Study Shows Management-Intensive Grazing Impacts on Forage Quantity and Quality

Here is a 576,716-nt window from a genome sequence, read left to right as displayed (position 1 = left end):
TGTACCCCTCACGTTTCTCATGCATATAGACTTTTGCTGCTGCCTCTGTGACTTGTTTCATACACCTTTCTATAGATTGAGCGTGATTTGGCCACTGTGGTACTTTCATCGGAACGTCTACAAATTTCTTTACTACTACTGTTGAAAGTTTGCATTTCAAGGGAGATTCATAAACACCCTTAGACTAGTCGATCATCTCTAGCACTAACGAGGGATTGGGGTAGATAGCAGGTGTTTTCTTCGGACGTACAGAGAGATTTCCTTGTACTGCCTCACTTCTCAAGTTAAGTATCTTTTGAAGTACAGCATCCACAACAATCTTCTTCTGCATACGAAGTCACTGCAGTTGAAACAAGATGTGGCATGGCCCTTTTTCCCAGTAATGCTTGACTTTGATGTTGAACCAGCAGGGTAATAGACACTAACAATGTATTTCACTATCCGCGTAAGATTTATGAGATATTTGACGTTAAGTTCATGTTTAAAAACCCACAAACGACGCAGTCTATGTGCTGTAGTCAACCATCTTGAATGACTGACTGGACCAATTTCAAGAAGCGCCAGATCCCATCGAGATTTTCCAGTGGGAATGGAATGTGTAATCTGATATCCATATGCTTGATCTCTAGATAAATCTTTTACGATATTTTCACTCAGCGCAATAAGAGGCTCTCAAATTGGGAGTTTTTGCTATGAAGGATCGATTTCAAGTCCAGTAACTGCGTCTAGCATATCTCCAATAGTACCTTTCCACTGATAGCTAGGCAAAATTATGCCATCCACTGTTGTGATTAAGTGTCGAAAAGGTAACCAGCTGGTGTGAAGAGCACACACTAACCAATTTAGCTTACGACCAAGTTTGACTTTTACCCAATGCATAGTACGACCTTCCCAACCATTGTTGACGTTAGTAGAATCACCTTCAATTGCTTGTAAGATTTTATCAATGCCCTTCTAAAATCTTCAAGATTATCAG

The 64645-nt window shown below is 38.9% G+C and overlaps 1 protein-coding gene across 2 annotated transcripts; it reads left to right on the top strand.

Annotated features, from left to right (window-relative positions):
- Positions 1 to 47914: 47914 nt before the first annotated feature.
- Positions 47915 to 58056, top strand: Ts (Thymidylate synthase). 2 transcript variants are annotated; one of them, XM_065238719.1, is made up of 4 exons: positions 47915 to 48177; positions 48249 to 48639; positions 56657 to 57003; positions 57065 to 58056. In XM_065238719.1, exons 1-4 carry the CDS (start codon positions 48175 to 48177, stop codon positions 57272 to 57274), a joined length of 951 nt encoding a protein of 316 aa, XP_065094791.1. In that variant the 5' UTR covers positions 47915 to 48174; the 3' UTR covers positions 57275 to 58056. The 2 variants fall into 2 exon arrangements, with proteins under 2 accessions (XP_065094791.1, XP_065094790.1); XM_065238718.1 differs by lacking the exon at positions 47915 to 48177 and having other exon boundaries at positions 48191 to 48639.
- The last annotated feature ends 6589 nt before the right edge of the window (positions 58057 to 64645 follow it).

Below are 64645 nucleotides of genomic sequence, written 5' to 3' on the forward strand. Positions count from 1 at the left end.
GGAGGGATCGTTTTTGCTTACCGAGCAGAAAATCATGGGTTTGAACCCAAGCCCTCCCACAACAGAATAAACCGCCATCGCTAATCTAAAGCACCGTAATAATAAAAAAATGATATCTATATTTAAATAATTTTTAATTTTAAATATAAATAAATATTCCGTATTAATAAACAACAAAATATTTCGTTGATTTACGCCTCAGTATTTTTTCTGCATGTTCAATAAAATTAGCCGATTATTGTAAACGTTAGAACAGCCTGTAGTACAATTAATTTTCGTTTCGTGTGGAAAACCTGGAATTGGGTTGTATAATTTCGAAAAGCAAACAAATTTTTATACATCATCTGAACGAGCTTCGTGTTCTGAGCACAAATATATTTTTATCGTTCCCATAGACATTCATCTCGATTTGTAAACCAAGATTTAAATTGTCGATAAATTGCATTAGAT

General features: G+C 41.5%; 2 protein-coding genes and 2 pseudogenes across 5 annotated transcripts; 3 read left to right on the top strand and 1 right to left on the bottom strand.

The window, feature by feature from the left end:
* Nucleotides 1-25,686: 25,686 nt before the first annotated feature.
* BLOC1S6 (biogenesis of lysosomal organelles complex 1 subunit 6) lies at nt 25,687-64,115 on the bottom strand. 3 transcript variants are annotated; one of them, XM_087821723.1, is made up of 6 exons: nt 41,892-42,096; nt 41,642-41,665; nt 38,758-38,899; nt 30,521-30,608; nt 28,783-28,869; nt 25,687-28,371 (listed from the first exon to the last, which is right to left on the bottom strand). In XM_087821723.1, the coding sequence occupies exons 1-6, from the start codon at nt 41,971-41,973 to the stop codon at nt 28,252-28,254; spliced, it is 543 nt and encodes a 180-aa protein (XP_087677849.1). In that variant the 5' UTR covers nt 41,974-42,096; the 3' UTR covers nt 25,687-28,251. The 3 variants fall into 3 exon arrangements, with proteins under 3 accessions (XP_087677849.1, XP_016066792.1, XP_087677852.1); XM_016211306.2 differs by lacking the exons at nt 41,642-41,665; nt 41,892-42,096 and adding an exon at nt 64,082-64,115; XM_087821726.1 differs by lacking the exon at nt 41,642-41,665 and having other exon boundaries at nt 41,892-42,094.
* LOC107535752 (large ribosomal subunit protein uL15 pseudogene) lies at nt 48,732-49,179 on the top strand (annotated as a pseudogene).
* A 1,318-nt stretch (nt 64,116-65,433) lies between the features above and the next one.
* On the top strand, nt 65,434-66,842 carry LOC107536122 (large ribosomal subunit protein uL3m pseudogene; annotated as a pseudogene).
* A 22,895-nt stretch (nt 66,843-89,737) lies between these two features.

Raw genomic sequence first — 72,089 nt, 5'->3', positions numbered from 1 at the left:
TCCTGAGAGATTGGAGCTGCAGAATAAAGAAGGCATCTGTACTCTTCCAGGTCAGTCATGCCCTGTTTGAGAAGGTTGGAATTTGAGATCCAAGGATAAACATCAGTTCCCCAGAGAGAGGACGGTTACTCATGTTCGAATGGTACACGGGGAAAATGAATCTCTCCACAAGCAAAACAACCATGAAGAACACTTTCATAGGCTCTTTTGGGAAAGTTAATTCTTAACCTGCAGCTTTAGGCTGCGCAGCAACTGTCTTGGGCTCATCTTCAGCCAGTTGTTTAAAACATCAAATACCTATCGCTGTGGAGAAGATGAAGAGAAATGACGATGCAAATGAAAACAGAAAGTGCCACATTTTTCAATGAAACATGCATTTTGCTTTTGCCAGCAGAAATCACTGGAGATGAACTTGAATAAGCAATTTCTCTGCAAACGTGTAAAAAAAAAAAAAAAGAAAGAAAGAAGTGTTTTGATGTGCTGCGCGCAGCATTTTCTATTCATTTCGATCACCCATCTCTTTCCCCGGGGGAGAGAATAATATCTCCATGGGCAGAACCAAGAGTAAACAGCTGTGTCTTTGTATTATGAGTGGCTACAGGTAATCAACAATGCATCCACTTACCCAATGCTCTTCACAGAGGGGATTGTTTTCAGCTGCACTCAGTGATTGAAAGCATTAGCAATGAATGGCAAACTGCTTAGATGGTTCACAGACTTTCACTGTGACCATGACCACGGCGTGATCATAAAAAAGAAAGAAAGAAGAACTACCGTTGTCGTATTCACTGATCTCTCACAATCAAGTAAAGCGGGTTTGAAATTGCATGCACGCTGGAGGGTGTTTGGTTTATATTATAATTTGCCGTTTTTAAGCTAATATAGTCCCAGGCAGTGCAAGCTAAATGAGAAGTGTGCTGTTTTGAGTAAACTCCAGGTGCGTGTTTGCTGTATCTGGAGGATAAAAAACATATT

This article was first published in June of 2016. Not everyone believes that pastures under management-intensive rotational grazing (MIRG) differ from grasslands under other management in terms of forage quality and quantity, carbon sequestration and biological soil activity. So researchers at the University of Wisconsin-Madison decided to run some trials to find out, comparing management-intensive rotational grazing to continuous grazing, hay harvesting, and unmanaged grassland. Their results point to managed grazing as a tool for improving forage production and quality on pasture. Setting Up the Experiment Gary Oates and Randy Jackson from the UW-Madison Agronomy Department conducted this research project at the UW-owned Franbrook Farm near New Glarus during the 2006 and 2007 growing seasons. The grazing season started in May and continued through October, providing six 30-day grazing cycles. Kentucky bluegrass and orchardgrass were the predominant grasses in all of the pastures. White clover was the dominant legume in the grazed plots, while birdsfoot trefoil was the dominant legume in the non-grazed plots. The researchers applied granular ammonium phosphate (11-44-0) fertilizer at the UW Extension recommended rate (50 lbs. N/acre) in early June of 2005, 2006 and 2007 to all plots except those under no agronomic management. Continuous grazing In this tre

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